By Charles Shiver
On Jan. 28, 2022, Chief Superior Court Judge Clayton Tomlinson sentenced Derek Vasi, 32, of Sparks to 30 years’ probation for criminal attempt to commit murder, according to court records.
In a case brought by the Sparks Police Department, at a Church Street, Sparks, residence, on Nov. 5, 2019, Derek Vasi used a sword with apparent Japanese writing on the blade to stab his father in the chest, nearly killing him.
The judge also ordered Derek Vasi to attend and complete the Georgia Department of Corrections’ Integrated Treatment Program (ITF). The nine-month ITF program actively combines interventions intended to address substance use and mental disorders with the goal of treating both disorders, related problems, and the whole person more effectively, according to the Department of Corrections. Vasi is to remain in jail custody until accepted into ITF.
In addition, the judge ordered Vasi to perform 200 hours of community service work, have no violent or abusive contact with the victim, and pay a $2,000 fine. The judge barred Vasi from the Alapaha Judicial Circuit, including Cook County, suspended upon strict compliance with probation conditions.
At the time of the incident, Sparks Police Officer Donald Dutton told the Adel News that he responded to a call about a possible stabbing with a sword at the Church Street residence at about 8:13 p.m. Nov. 5, 2019. Dutton said he asked Derek Vasi who had stabbed his father, who is in his 60s. Derek Vasi told the officer that he had stabbed his dad with a Japanese-style sword, Dutton said. The weapon was recovered and was being held as evidence by Sparks Police. Derek Vasi was taken to the Cook County Jail.
The victim has been recovering from his injuries. The sword’s blade, approximately 2 feet long, lacerated the victim’s liver and possibly broke a rib, according to the officer.
The victim told authorities that his son “hadn’t been acting right” all day when the stabbing occurred. Derek Vasi supposedly told his dad that “the Blood gang” was after them, and “he had been trying to get him out of his room all night,” Dutton said.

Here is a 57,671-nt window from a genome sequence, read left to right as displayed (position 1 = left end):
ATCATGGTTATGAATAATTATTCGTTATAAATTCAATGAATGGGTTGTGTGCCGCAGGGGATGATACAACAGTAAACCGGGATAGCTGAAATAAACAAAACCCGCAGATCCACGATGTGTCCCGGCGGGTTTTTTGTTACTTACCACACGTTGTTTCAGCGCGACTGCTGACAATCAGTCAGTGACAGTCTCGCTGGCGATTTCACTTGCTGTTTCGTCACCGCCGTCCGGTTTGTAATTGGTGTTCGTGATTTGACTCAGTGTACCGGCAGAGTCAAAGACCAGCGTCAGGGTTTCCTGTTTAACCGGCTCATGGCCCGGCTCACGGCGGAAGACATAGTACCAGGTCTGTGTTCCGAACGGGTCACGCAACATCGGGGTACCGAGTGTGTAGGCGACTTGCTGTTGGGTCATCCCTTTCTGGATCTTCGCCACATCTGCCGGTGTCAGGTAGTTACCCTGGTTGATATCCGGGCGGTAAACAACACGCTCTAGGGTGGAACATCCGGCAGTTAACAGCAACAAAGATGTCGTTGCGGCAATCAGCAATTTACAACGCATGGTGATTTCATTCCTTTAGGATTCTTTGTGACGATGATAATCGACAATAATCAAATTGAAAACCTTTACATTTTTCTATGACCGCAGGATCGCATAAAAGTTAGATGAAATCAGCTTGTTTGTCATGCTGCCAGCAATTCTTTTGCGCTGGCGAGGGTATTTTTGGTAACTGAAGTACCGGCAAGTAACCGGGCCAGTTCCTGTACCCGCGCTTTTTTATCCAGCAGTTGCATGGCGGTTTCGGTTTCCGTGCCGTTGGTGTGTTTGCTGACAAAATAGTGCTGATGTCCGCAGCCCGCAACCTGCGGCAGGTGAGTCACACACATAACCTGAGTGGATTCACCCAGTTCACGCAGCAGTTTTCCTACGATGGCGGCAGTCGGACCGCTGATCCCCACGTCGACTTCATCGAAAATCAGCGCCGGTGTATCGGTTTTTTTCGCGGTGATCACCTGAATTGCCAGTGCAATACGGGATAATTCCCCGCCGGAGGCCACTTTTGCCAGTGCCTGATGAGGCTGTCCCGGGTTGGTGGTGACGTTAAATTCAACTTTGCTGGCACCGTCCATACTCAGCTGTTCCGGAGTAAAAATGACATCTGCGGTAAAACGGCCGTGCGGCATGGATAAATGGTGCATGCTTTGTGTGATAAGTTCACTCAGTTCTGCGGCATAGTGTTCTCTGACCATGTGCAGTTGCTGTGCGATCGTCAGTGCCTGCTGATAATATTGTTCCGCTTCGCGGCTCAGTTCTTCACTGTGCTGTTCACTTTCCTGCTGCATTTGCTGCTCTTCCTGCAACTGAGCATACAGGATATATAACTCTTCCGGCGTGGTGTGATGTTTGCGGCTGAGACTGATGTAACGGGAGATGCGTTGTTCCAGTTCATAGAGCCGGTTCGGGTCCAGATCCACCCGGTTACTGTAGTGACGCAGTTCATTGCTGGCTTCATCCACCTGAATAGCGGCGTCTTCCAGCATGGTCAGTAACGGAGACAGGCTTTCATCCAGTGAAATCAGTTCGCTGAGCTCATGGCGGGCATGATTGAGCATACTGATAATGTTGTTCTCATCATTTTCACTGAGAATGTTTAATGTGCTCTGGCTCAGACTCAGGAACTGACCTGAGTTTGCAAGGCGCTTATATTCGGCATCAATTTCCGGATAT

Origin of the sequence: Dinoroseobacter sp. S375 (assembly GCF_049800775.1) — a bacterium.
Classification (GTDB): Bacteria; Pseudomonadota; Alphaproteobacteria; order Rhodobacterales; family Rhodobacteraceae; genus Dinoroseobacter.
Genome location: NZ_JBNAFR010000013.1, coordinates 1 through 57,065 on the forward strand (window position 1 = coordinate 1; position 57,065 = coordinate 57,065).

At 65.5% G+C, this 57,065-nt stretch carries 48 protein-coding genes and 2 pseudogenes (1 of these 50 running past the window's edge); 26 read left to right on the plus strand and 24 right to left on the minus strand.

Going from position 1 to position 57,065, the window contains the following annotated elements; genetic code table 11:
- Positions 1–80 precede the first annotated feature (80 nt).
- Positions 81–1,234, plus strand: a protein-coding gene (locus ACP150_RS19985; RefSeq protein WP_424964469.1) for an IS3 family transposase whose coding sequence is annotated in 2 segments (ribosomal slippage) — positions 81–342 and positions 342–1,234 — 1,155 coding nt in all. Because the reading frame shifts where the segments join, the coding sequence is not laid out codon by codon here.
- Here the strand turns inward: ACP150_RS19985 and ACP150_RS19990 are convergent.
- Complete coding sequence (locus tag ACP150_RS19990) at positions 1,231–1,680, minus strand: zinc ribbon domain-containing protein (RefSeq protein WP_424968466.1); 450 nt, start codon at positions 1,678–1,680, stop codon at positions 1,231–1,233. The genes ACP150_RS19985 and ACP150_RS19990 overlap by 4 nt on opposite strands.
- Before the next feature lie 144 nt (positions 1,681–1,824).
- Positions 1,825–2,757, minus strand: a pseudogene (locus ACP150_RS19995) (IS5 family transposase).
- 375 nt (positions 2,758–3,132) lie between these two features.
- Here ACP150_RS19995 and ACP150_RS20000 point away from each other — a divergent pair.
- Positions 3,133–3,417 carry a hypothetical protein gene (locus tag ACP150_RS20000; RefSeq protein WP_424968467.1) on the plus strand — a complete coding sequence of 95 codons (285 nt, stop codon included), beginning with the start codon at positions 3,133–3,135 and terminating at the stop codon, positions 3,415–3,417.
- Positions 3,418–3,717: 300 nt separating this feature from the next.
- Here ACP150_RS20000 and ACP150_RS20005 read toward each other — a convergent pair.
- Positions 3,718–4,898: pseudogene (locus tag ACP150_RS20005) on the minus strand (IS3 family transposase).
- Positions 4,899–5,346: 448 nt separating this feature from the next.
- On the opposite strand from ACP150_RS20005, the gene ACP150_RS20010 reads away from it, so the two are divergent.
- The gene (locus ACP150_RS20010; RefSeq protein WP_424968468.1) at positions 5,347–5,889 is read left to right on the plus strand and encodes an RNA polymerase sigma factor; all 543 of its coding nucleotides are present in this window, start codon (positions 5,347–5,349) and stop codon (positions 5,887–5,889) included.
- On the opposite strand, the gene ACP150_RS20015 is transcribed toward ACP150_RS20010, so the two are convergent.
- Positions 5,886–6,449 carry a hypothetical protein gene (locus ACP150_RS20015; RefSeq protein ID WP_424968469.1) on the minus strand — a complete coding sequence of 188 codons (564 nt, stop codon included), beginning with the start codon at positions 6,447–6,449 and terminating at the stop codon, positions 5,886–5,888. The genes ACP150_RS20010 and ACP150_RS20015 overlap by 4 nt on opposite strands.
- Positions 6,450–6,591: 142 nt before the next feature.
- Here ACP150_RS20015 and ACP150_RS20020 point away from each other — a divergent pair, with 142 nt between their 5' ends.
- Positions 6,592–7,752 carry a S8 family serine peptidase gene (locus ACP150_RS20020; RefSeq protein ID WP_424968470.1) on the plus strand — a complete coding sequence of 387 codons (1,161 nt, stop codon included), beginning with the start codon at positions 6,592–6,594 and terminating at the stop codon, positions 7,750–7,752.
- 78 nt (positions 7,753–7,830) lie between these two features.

The victim related that Derek had stabbed him while the victim was lying in his bed. Witnesses stated that the victim ran out of his house with blood pouring from his mouth and yelling that his son had stabbed him. The victim ran to a neighbor’s house and told them that he needed help. The neighbor called 911. When the officer arrived on the scene, the victim had collapsed to his knees at the end of the road and was holding his hands over the stab wound at the right upper abdomen/lower chest area. The South Georgia Medical Center ER staff was able to stabilize his condition, Dutton said.
The sword has a homemade cover consisting of a phone cord and other materials that have been wrapped around the original wooden handle, presumably to provide a better grip. The sword’s origin is unclear, but it resembles such weapons bought as “flea market specials,” Dutton noted.
The defendant apparently has “psychological issues,” compounded by a methamphetamine addiction, the officer said.
On the day of the stabbing, Derek reportedly told authorities that his father had tried to push him into the trunk of a vehicle all day and “was going to call the Bloods to come kill him.” But then Derek was remorseful at the jail and asked if his dad was still alive, according to Dutton.
Other family members maintained that Derek Vasi had fallen under a demonic influence after playing with a Ouija board, and this was evident by drawings he had made of bizarre creatures, hooded, faceless figures, a dark angel, and even a castle that his kin say was “a portal” on paper, and on doors and walls in the Church Street house. They felt this horrific experience should serve as a warning for other young people who are considering experimenting with the occult.
Chief Assistant District Attorney Allen Lawson prosecuted the case. Chief Public Defender Janice Prince represented Derek Vasi.
The State nolle prossed, or dropped, charges of aggravated assault and possession of a knife during the commission of a felony in consideration of Vasi’s guilty plea.